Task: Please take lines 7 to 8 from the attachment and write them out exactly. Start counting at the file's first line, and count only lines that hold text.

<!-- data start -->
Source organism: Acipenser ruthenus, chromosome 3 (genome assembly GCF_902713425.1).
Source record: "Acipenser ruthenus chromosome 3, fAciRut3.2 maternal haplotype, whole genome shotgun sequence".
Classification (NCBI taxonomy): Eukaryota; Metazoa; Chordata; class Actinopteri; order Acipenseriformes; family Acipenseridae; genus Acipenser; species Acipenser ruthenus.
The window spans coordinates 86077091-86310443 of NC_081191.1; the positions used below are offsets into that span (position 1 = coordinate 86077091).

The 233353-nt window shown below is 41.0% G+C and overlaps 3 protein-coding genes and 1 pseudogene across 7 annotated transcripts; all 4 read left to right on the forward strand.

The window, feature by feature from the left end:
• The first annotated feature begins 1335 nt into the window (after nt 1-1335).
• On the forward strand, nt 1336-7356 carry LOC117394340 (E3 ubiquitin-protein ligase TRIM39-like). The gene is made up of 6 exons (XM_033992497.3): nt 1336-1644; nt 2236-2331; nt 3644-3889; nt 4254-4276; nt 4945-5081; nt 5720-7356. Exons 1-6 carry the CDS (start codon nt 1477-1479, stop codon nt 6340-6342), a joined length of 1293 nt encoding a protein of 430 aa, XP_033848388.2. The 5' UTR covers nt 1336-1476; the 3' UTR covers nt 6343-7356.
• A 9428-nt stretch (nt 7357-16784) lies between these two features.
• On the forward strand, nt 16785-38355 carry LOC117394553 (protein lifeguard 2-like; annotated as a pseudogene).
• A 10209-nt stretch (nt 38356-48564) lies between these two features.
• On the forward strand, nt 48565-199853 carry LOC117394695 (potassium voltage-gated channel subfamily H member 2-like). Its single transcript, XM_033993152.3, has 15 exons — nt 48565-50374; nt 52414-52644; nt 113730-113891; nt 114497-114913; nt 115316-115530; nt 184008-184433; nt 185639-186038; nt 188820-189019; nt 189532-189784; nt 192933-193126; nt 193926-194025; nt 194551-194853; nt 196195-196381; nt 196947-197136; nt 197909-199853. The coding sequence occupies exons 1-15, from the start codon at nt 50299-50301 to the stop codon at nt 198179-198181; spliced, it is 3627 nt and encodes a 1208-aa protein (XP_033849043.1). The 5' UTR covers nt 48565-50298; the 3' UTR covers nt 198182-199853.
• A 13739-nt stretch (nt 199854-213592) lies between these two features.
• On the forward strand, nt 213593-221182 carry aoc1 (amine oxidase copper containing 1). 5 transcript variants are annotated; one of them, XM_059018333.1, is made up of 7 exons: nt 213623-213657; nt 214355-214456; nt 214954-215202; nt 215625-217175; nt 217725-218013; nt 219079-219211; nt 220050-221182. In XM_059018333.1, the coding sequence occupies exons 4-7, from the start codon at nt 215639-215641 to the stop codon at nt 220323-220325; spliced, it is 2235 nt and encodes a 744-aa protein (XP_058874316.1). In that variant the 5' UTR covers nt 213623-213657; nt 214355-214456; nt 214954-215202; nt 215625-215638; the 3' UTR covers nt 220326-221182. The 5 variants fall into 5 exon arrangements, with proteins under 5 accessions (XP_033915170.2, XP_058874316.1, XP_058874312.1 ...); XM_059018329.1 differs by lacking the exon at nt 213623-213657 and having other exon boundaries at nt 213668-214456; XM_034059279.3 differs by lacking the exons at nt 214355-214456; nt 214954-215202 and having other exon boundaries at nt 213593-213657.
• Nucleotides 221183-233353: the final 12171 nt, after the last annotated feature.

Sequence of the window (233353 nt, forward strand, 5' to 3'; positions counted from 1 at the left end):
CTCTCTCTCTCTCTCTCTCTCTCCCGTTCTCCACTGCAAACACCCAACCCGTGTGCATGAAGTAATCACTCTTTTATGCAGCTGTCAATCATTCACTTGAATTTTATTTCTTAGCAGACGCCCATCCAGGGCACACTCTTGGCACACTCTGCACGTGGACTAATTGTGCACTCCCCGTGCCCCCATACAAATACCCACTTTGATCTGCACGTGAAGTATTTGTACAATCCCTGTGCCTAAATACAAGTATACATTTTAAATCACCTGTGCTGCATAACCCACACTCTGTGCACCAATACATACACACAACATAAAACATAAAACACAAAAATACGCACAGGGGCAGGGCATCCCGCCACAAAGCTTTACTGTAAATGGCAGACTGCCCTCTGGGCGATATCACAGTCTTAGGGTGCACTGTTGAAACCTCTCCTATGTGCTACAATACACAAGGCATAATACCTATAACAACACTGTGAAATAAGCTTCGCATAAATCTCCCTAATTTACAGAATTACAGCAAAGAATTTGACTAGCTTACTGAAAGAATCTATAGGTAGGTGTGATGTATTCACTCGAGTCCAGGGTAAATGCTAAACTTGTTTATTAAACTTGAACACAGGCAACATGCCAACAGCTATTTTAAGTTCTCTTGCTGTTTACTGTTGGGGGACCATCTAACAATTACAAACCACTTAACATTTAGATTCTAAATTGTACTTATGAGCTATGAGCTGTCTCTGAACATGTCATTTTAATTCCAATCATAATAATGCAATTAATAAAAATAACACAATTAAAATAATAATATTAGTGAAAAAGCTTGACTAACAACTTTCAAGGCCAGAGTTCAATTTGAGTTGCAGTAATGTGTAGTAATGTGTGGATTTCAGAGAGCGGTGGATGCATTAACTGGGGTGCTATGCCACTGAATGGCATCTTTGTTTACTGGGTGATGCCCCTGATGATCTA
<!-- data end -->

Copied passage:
• The first annotated feature begins 1335 nt into the window (after nt 1-1335).
• On the forward strand, nt 1336-7356 carry LOC117394340 (E3 ubiquitin-protein ligase TRIM39-like). The gene is made up of 6 exons (XM_033992497.3): nt 1336-1644; nt 2236-2331; nt 3644-3889; nt 4254-4276; nt 4945-5081; nt 5720-7356. Exons 1-6 carry the CDS (start codon nt 1477-1479, stop codon nt 6340-6342), a joined length of 1293 nt encoding a protein of 430 aa, XP_033848388.2. The 5' UTR covers nt 1336-1476; the 3' UTR covers nt 6343-7356.